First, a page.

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Contested Sites was a series of actions designed to seek out fissures and fault-lines in the dominant production of space in the city. Each action began with a walk in the city with another person, someone who had identified a site where the social imaginary was in conflict with the material reality, or contradictory logics were seen to be operating, or where forces of abstraction could be identified at work.


Each action performed a critical examination of ways in which logics of enclosure are worked into the social order. They did so by employing a three-stage method based on the depth ontology of critical realism (after Banfield, 2004):

        i) phenomenological; a specific set of socio-spatial circumstances was observed first-hand in the company of a person who had identified it as a contested site;

       ii) trans-phenomenological; the contested nature of the site was further explored by drawing on discursive materials and official representations, to identify                     logics and processes working on the site; and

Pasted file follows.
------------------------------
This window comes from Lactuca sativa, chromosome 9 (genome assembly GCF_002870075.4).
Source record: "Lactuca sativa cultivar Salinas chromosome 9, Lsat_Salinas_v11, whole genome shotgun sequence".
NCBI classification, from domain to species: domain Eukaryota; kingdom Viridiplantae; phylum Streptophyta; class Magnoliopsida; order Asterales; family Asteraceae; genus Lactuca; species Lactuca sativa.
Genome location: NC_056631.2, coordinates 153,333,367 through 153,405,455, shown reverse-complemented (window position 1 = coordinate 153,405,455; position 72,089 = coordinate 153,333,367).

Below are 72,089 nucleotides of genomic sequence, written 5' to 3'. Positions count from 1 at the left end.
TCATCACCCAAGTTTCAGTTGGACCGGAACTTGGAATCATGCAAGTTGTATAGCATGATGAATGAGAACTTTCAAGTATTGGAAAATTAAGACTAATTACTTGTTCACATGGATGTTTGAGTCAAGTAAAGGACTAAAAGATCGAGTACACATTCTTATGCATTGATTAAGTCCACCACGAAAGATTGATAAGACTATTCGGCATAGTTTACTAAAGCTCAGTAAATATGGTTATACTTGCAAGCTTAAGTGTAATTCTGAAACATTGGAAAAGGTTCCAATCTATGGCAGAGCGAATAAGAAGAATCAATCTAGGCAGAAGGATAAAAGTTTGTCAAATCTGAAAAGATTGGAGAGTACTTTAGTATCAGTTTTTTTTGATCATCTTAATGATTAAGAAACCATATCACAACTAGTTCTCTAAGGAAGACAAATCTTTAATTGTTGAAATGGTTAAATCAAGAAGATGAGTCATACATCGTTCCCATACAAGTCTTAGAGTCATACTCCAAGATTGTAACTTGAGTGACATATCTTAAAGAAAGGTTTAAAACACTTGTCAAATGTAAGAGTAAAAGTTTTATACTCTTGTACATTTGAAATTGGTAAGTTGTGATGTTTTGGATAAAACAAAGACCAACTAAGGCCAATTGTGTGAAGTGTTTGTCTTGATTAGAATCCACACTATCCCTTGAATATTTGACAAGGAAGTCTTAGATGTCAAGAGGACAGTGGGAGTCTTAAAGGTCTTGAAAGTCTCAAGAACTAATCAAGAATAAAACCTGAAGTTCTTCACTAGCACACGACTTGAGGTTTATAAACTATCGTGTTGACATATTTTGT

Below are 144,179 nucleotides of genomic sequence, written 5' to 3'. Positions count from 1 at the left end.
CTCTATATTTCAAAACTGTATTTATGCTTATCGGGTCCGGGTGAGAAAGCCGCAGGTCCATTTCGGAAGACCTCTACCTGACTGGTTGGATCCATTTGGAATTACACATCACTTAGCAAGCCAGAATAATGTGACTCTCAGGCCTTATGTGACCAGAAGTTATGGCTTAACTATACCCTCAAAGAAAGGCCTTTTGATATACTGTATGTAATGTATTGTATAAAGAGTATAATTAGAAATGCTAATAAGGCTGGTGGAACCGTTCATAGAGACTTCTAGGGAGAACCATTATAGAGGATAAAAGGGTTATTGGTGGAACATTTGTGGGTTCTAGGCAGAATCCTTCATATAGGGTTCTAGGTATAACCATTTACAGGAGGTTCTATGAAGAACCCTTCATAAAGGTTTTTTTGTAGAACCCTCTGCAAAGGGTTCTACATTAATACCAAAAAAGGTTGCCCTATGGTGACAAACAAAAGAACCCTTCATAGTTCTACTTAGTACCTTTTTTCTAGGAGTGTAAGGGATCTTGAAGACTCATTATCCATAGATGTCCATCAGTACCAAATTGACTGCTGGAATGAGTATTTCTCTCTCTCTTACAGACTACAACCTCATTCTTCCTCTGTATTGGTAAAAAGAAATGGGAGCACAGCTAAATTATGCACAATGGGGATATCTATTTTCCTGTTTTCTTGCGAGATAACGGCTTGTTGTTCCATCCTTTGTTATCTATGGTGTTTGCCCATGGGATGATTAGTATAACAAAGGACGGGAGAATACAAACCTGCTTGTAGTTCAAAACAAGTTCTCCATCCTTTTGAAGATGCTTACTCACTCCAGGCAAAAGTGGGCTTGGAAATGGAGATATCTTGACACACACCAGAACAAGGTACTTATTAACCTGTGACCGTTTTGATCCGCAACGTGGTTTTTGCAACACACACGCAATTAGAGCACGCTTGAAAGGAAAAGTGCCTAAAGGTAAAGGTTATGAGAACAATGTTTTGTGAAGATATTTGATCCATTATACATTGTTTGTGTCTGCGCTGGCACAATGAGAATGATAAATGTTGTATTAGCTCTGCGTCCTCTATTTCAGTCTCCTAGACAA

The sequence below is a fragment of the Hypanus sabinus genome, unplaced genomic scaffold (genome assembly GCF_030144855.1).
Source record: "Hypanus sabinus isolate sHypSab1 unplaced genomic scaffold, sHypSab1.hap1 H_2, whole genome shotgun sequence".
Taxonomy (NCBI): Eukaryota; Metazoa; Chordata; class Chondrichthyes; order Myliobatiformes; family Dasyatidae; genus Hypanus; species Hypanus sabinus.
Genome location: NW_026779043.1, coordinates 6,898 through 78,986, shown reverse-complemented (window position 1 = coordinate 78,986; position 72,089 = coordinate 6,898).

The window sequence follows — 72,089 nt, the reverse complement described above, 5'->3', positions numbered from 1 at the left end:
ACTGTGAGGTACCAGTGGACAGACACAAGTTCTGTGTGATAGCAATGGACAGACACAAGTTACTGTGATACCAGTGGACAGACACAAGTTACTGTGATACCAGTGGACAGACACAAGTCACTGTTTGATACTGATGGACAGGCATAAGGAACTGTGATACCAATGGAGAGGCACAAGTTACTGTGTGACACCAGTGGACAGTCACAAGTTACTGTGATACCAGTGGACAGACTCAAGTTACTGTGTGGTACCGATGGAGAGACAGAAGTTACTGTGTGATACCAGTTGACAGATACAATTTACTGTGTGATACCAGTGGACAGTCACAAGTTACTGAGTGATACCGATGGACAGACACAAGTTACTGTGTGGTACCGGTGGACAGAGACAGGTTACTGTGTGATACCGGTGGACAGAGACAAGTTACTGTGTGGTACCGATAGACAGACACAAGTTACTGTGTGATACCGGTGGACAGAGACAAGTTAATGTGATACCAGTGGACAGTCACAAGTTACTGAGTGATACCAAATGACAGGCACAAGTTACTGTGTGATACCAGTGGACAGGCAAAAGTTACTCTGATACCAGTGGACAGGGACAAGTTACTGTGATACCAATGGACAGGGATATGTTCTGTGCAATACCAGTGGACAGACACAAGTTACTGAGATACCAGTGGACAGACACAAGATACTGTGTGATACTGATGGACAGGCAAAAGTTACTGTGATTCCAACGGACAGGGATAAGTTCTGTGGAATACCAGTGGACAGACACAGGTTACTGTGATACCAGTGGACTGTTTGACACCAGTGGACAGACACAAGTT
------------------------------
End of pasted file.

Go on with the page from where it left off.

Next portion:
iii) counter-phenomenological; further deductive work and theoretical analysis was carried out to detect some of the distorting effects of economisation and                     enclosure and to make those visible.

The actions were informed by Lefebvre's triadic scheme for the formation of social space, made up of spatial practices, representations of space and spaces of representation (1991). Following the first encounter with the space, a multi-modal discourse analysis of official documents and visual/textual materials related to the site revealed areas of emphasis and omission that pointed to overarching logics and dynamics shaping the production of space in the city. By engaging with the material conditions of each of the contested sites, fragments, residues and the messy contingencies of lived space, usually flattened by forces of abstraction, were pieced together to form a counter-representation.

The images above show four drawings that map the walks conducted for Contested Sites using GPS location

Banfield, G., 2004, What’s Really Wrong with Ethnography?, in International Education Journal Vol 4, No 4, 2004 Educational Research Conference 2003 Special Issue.

Lefebvre, H., 1991, The Production of Space, trans. D. Nicholson-Smith, Cambridge, MA: Blackwell.

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